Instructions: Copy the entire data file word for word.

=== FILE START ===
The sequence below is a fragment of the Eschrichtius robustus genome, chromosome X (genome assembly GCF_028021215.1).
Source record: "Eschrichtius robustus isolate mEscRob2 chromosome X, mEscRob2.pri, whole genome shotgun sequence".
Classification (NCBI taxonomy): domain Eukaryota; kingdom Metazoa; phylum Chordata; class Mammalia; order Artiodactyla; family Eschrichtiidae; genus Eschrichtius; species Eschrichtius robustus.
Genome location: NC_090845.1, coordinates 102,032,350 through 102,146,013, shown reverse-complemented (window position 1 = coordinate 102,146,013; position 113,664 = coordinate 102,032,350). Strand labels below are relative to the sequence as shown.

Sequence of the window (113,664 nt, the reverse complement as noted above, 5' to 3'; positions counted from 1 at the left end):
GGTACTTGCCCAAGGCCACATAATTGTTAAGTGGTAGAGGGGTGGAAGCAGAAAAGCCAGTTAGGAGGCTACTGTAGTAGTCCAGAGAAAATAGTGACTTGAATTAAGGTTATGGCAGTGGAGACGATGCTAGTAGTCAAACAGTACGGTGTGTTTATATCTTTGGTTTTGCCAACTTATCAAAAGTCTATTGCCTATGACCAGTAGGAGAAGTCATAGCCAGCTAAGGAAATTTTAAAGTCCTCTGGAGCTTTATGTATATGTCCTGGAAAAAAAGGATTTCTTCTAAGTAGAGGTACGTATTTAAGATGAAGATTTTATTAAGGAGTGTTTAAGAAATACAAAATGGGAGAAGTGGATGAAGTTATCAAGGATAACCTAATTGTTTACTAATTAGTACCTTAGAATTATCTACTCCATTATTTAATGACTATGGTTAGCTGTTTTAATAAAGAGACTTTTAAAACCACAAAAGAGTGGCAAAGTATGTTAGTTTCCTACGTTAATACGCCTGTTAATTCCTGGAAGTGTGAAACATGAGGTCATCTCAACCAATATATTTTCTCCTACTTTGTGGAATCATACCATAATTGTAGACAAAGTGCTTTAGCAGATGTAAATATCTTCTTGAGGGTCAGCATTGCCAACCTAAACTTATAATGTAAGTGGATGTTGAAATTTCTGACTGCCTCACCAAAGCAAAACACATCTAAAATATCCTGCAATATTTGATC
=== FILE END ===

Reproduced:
The sequence below is a fragment of the Eschrichtius robustus genome, chromosome X (genome assembly GCF_028021215.1).
Source record: "Eschrichtius robustus isolate mEscRob2 chromosome X, mEscRob2.pri, whole genome shotgun sequence".
Classification (NCBI taxonomy): domain Eukaryota; kingdom Metazoa; phylum Chordata; class Mammalia; order Artiodactyla; family Eschrichtiidae; genus Eschrichtius; species Eschrichtius robustus.
Genome location: NC_090845.1, coordinates 102,032,350 through 102,146,013, shown reverse-complemented (window position 1 = coordinate 102,146,013; position 113,664 = coordinate 102,032,350). Strand labels below are relative to the sequence as shown.

Sequence of the window (113,664 nt, the reverse complement as noted above, 5' to 3'; positions counted from 1 at the left end):
GGTACTTGCCCAAGGCCACATAATTGTTAAGTGGTAGAGGGGTGGAAGCAGAAAAGCCAGTTAGGAGGCTACTGTAGTAGTCCAGAGAAAATAGTGACTTGAATTAAGGTTATGGCAGTGGAGACGATGCTAGTAGTCAAACAGTACGGTGTGTTTATATCTTTGGTTTTGCCAACTTATCAAAAGTCTATTGCCTATGACCAGTAGGAGAAGTCATAGCCAGCTAAGGAAATTTTAAAGTCCTCTGGAGCTTTATGTATATGTCCTGGAAAAAAAGGATTTCTTCTAAGTAGAGGTACGTATTTAAGATGAAGATTTTATTAAGGAGTGTTTAAGAAATACAAAATGGGAGAAGTGGATGAAGTTATCAAGGATAACCTAATTGTTTACTAATTAGTACCTTAGAATTATCTACTCCATTATTTAATGACTATGGTTAGCTGTTTTAATAAAGAGACTTTTAAAACCACAAAAGAGTGGCAAAGTATGTTAGTTTCCTACGTTAATACGCCTGTTAATTCCTGGAAGTGTGAAACATGAGGTCATCTCAACCAATATATTTTCTCCTACTTTGTGGAATCATACCATAATTGTAGACAAAGTGCTTTAGCAGATGTAAATATCTTCTTGAGGGTCAGCATTGCCAACCTAAACTTATAATGTAAGTGGATGTTGAAATTTCTGACTGCCTCACCAAAGCAAAACACATCTAAAATATCCTGCAATATTTGATC